DJJ Commissioner Tyrone Oliver receives CJJA President’s Award

press release from the department of juvenile justice

Oliver was a former Police Chief in the City of Social Circle

Steve Lafreniere, Tyrone Oliver, Mike Dempsey, CJJA Executive Director. Contributed photo

Decatur, GA – The Georgia Department of Juvenile Justice (DJJ) announced on Tuesday, Aug. 14, that the Council of Juvenile Justice Administrators (CJJA) has named Commissioner Tyrone Oliver the 2021 President’s Award recipient. Oliver received the award at the CJJA Summer Meeting on Aug. 14 in Nashville, Tenn.

“Commissioner Oliver has proven himself to be a strong leader in our state’s service to youth in the criminal justice system,” said Governor Brian Kemp. “He has rightfully earned the CJJA President’s Award because of his genuine commitment to bettering the lives of countless youth and fostering safe communities across our state. The Kemp family and the State of Georgia are thankful to Commissioner Oliver, and we congratulate him on this great achievement.”

The CJJA President’s Award was created in 2013 to recognize a member who has made a significant contribution through participation in the organization’s activities. Awardees reflect a dedication to improving the youth’s outcomes in their care and display an approach to leadership that values their staff and empowers them to be agents of change.

“It was my pleasure to award Commissioner Tyrone Oliver the President’s Award for 2021,” said Steve Lafreniere, President of CJJA and Executive Director of the Alabama Department of Youth Services. “If you have spent any time with him, then you know he is genuine and authentic. He took over during a challenging transition in his department and while learning his state system, he also stepped up when asked to assume additional responsibilities within CJJA.”

Last year, Commissioner Oliver was appointed to the Board of Directors of the CJJA. He serves as one of four regional representatives and as chair of the south region.  

“I am honored to receive this award from the Council of Juvenile Justice Administrators,” said Commissioner Oliver. “I am truly grateful for the opportunity to serve the juvenile justice system as a member of this organization.”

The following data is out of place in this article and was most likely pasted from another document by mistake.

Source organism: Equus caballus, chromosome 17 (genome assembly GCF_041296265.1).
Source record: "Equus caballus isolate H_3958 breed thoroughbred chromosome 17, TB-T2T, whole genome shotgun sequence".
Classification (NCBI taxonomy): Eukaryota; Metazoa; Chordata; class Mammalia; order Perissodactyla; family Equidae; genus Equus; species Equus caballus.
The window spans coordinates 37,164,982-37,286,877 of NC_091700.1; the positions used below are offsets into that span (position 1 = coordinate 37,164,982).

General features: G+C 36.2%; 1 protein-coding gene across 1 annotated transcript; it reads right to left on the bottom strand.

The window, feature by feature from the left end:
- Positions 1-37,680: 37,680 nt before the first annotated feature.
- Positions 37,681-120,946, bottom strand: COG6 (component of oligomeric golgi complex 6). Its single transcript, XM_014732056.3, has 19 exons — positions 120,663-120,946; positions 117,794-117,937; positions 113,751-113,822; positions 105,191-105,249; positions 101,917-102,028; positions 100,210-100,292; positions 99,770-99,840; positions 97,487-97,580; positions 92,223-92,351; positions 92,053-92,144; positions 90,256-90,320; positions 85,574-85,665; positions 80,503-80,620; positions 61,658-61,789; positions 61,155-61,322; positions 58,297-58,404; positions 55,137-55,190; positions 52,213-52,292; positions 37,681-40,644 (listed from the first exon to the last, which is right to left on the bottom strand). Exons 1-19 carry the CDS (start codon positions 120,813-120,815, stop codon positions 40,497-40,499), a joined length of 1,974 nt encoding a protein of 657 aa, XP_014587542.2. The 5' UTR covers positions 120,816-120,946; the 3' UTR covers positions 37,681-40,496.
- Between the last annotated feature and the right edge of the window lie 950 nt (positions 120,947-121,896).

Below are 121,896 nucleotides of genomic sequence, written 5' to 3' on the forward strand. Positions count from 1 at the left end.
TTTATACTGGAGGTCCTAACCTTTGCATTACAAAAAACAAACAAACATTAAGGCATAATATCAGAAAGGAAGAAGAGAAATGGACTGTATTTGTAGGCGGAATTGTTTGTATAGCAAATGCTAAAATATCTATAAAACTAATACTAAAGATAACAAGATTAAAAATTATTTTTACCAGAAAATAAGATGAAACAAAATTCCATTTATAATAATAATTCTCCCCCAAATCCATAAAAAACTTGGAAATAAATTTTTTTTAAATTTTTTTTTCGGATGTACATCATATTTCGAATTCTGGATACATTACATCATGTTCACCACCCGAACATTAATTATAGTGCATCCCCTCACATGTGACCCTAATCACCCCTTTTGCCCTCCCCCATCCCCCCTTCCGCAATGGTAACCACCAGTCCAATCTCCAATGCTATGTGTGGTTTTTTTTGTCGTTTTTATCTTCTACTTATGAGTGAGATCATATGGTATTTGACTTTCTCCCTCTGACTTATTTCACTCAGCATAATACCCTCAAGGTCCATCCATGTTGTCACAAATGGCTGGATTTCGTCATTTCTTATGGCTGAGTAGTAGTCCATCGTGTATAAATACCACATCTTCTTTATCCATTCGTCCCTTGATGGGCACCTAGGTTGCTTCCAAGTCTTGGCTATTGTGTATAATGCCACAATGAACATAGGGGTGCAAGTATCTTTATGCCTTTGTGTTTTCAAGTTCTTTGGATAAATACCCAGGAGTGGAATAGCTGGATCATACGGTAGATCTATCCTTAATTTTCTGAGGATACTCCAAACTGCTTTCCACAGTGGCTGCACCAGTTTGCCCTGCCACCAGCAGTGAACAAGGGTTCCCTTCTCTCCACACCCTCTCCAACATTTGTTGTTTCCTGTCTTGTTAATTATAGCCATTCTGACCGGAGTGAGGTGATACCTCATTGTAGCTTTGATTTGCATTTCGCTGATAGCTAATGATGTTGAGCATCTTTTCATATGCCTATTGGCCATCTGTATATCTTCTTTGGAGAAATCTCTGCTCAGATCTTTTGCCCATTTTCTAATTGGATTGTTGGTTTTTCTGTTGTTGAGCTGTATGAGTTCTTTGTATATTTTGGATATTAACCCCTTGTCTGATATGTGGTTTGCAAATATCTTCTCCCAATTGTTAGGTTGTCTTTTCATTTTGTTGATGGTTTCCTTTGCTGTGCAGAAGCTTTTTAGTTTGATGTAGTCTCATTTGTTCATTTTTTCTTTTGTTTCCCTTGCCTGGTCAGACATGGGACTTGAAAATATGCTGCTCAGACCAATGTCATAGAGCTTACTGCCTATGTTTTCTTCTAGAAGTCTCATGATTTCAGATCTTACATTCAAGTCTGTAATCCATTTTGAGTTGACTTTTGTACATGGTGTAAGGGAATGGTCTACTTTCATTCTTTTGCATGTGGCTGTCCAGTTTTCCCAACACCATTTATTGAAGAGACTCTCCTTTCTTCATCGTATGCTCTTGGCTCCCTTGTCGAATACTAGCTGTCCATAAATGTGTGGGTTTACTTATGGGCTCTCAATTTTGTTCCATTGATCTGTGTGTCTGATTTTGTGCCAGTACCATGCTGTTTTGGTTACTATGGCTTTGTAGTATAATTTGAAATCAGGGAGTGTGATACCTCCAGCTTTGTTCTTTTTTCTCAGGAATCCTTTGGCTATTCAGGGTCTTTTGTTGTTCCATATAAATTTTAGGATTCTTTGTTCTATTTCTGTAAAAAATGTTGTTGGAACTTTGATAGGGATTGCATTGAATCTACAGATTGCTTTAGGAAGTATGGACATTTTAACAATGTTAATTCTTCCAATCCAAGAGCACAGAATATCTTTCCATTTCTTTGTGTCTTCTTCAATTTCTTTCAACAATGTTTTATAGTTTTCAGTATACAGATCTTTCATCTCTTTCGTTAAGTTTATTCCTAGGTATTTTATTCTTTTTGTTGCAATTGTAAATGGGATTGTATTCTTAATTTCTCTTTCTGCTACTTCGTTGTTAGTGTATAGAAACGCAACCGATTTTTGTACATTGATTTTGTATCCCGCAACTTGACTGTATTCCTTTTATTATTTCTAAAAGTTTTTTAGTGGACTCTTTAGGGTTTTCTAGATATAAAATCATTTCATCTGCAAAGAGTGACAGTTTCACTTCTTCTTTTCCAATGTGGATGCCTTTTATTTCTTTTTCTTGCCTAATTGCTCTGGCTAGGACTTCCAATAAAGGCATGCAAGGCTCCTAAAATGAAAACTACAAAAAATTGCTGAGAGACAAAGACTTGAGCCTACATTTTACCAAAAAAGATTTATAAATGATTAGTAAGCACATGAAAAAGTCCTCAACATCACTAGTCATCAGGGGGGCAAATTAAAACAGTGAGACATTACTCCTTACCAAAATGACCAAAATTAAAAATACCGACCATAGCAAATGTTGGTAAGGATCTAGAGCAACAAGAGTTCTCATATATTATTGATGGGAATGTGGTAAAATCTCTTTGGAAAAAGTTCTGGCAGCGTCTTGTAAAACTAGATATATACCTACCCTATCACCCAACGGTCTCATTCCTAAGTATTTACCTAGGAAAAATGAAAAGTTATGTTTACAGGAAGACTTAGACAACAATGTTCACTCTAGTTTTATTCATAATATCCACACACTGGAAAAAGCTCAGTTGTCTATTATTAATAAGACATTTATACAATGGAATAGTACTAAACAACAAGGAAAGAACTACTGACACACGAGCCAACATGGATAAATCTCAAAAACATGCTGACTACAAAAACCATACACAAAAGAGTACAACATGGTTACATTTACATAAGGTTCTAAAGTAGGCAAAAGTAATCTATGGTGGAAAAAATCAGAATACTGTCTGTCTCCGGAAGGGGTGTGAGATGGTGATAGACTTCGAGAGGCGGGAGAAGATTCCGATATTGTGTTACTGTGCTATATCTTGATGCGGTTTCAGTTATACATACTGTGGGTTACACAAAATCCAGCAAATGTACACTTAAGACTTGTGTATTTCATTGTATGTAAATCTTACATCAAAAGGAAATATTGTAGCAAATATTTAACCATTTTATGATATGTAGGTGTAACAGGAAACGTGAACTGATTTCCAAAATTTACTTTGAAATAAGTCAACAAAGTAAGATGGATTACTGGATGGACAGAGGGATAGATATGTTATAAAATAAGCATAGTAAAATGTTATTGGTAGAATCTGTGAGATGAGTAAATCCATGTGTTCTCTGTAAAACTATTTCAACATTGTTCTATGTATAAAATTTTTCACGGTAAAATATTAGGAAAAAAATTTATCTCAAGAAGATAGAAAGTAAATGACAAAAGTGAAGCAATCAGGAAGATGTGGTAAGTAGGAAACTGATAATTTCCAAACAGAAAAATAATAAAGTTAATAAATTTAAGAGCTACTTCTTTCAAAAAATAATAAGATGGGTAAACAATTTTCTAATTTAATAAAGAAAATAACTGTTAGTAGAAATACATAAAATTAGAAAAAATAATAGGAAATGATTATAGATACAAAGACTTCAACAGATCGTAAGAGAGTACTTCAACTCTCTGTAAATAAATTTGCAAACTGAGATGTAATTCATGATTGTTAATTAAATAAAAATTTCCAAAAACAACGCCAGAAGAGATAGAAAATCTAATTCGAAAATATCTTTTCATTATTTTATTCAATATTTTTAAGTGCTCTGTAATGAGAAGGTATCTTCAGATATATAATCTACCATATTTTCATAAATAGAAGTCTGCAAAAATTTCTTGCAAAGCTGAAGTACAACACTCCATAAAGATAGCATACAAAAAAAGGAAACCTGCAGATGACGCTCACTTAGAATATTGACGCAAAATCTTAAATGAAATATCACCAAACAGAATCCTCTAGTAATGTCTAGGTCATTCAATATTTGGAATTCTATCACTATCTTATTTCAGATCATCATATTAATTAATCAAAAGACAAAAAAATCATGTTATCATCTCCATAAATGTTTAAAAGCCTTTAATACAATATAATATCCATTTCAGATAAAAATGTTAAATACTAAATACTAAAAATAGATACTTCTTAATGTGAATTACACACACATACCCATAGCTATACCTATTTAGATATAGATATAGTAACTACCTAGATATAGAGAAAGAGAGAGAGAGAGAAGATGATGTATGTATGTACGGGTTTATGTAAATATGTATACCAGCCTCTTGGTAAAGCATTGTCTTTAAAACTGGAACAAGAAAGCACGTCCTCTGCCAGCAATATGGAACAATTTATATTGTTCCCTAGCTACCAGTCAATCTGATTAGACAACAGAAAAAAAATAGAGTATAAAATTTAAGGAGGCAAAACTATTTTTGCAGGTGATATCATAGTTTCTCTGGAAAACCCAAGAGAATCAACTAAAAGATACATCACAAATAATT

Oliver served as the City of Social Circle Police chief from Jan. 2016 and in November 2018 was designated as deputy city manager. He left his position in July 2019 when Kemp tapped him as Commission of the DJJ.

The CJJA is a national non-profit organization formed in 1994 to improve juvenile justice systems, local secure correctional and residential facilities, services and programs, and long-term outcomes for youth and their families. In addition, the CJJA provides national leadership and leadership development for the individuals responsible for the juvenile justice systems. CJJA fulfills its mission through educational activities and programs, as well as research and technical assistance projects.

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The Georgia Department of Juvenile Justice is a multi-faceted agency that serves the state’s justice-involved youth up to 21 years of age. The Department’s mission is to transform young lives by providing evidence-based rehabilitative treatment services and supervision, strengthening youth and families’ well-being, and fostering safe communities. Visit us online at www.djj.georgia.gov.

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